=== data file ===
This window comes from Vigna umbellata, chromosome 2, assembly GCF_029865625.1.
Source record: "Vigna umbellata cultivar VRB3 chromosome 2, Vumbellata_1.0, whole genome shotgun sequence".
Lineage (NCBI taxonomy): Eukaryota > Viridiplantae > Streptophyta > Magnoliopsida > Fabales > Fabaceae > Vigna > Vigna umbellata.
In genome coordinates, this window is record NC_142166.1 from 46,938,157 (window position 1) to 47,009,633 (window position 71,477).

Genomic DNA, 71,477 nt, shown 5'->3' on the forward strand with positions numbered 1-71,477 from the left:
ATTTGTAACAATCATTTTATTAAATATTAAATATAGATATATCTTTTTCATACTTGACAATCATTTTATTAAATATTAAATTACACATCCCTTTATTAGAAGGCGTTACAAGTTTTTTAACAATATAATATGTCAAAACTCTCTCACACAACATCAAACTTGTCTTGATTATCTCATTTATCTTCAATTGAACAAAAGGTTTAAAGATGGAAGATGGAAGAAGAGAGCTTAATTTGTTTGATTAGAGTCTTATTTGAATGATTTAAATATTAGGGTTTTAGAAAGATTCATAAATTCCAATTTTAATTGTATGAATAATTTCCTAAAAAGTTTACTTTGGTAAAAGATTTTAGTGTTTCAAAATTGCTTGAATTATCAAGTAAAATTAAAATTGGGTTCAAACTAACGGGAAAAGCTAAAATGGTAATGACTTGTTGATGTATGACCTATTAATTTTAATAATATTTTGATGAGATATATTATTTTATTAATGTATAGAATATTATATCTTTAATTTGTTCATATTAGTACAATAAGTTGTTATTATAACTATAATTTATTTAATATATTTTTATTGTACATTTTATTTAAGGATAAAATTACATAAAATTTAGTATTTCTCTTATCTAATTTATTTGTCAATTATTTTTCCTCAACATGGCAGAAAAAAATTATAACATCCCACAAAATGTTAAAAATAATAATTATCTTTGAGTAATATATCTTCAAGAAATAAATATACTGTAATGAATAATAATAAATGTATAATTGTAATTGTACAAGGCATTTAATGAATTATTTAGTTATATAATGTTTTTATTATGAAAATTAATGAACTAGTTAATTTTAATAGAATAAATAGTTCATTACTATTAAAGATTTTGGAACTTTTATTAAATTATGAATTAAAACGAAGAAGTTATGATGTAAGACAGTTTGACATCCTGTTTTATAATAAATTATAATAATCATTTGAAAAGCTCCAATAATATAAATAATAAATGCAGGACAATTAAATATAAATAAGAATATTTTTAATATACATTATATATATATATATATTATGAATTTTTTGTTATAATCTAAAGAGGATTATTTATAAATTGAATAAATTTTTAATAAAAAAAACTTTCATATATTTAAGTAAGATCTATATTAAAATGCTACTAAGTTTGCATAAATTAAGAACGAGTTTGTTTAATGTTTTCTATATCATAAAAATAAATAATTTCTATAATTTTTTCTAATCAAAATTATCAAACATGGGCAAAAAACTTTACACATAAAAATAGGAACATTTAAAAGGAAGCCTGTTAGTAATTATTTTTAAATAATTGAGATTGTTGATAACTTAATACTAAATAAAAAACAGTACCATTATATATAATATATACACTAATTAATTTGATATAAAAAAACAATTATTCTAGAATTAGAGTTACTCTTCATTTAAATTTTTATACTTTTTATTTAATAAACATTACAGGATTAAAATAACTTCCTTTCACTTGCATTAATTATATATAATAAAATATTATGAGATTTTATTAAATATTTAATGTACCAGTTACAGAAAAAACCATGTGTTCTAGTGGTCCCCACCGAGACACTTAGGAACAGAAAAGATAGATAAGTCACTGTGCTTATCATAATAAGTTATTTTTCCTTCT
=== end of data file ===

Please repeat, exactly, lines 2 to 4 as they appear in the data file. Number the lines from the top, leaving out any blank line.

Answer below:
Source record: "Vigna umbellata cultivar VRB3 chromosome 2, Vumbellata_1.0, whole genome shotgun sequence".
Lineage (NCBI taxonomy): Eukaryota > Viridiplantae > Streptophyta > Magnoliopsida > Fabales > Fabaceae > Vigna > Vigna umbellata.
In genome coordinates, this window is record NC_142166.1 from 46,938,157 (window position 1) to 47,009,633 (window position 71,477).